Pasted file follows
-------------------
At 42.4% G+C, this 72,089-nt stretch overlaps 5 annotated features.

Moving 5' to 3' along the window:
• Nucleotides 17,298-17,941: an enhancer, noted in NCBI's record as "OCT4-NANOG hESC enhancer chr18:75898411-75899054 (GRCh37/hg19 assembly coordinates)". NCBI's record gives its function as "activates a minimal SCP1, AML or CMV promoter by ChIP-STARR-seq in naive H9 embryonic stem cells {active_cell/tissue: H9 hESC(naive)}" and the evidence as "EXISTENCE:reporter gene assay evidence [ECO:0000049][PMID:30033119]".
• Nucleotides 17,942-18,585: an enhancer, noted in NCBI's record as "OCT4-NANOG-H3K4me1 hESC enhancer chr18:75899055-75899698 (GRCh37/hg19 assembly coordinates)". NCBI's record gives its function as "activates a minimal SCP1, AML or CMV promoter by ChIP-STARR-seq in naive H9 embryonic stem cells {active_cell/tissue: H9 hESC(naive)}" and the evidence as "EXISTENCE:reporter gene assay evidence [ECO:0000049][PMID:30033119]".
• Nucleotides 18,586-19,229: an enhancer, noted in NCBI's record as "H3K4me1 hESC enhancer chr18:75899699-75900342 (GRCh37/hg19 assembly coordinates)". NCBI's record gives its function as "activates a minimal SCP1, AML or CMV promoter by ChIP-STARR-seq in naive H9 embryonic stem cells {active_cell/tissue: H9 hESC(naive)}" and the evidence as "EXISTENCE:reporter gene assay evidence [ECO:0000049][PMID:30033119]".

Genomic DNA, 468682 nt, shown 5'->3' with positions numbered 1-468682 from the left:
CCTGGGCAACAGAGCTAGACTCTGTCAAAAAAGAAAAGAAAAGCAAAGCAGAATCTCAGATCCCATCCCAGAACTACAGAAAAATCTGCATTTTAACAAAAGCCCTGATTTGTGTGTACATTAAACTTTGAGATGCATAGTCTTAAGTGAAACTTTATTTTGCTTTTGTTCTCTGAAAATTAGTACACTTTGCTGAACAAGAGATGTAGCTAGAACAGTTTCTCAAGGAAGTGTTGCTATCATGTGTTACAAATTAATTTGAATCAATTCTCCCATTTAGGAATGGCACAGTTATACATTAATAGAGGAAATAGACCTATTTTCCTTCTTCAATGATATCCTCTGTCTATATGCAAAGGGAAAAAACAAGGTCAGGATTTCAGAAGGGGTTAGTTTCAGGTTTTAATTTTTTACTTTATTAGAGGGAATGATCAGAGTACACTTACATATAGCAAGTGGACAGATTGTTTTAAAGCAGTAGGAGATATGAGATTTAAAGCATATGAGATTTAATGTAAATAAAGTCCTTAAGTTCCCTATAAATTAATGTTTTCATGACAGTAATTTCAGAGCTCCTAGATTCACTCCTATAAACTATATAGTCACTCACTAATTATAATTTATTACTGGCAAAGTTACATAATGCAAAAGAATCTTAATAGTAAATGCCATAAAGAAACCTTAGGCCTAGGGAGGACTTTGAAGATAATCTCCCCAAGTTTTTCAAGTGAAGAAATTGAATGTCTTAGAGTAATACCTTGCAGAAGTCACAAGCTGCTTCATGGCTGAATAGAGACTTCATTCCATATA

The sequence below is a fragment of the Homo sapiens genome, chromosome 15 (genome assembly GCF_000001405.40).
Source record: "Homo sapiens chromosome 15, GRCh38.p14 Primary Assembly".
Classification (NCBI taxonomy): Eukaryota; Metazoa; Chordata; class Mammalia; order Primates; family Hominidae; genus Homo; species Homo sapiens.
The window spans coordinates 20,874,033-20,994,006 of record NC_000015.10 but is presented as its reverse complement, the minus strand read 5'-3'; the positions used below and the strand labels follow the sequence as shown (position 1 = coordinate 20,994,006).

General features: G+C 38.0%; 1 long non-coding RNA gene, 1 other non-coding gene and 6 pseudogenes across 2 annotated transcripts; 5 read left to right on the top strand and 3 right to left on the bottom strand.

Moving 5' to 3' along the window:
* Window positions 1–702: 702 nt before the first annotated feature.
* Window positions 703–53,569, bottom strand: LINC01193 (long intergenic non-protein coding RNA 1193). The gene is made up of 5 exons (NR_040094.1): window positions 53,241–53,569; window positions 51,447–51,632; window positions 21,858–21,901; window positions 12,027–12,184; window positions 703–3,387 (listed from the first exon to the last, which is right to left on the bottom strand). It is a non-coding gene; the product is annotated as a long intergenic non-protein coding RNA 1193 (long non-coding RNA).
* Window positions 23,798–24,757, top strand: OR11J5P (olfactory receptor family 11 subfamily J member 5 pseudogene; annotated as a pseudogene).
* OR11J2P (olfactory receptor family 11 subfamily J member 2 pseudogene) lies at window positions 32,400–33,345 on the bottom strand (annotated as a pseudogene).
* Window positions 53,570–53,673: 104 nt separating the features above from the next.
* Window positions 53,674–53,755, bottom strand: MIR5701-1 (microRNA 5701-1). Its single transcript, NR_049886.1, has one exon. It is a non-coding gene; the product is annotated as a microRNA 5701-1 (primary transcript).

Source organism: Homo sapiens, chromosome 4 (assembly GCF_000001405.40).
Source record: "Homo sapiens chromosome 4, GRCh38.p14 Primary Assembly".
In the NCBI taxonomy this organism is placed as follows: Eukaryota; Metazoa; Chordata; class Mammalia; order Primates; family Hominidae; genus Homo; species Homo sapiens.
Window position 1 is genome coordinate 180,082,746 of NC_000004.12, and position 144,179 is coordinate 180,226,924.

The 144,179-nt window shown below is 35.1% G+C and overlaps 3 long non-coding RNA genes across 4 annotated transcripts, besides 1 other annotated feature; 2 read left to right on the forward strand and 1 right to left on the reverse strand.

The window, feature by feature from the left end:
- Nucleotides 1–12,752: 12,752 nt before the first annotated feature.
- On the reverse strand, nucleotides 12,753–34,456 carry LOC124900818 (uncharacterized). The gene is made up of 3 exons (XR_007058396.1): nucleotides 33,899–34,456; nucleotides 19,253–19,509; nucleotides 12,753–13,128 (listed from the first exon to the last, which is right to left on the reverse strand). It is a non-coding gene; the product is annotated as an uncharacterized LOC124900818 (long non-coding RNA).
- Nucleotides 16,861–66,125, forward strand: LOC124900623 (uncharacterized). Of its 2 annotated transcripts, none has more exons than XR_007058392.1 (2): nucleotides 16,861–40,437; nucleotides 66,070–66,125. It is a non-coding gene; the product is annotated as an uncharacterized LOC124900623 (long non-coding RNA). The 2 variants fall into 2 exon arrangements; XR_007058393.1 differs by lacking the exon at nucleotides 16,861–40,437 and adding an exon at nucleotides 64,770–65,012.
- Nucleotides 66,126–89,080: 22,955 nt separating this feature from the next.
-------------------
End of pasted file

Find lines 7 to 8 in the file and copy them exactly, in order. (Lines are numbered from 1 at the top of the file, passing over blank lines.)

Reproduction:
CCTGGGCAACAGAGCTAGACTCTGTCAAAAAAGAAAAGAAAAGCAAAGCAGAATCTCAGATCCCATCCCAGAACTACAGAAAAATCTGCATTTTAACAAAAGCCCTGATTTGTGTGTACATTAAACTTTGAGATGCATAGTCTTAAGTGAAACTTTATTTTGCTTTTGTTCTCTGAAAATTAGTACACTTTGCTGAACAAGAGATGTAGCTAGAACAGTTTCTCAAGGAAGTGTTGCTATCATGTGTTACAAATTAATTTGAATCAATTCTCCCATTTAGGAATGGCACAGTTATACATTAATAGAGGAAATAGACCTATTTTCCTTCTTCAATGATATCCTCTGTCTATATGCAAAGGGAAAAAACAAGGTCAGGATTTCAGAAGGGGTTAGTTTCAGGTTTTAATTTTTTACTTTATTAGAGGGAATGATCAGAGTACACTTACATATAGCAAGTGGACAGATTGTTTTAAAGCAGTAGGAGATATGAGATTTAAAGCATATGAGATTTAATGTAAATAAAGTCCTTAAGTTCCCTATAAATTAATGTTTTCATGACAGTAATTTCAGAGCTCCTAGATTCACTCCTATAAACTATATAGTCACTCACTAATTATAATTTATTACTGGCAAAGTTACATAATGCAAAAGAATCTTAATAGTAAATGCCATAAAGAAACCTTAGGCCTAGGGAGGACTTTGAAGATAATCTCCCCAAGTTTTTCAAGTGAAGAAATTGAATGTCTTAGAGTAATACCTTGCAGAAGTCACAAGCTGCTTCATGGCTGAATAGAGACTTCATTCCATATA

The sequence below is a fragment of the Homo sapiens genome, chromosome 15 (genome assembly GCF_000001405.40).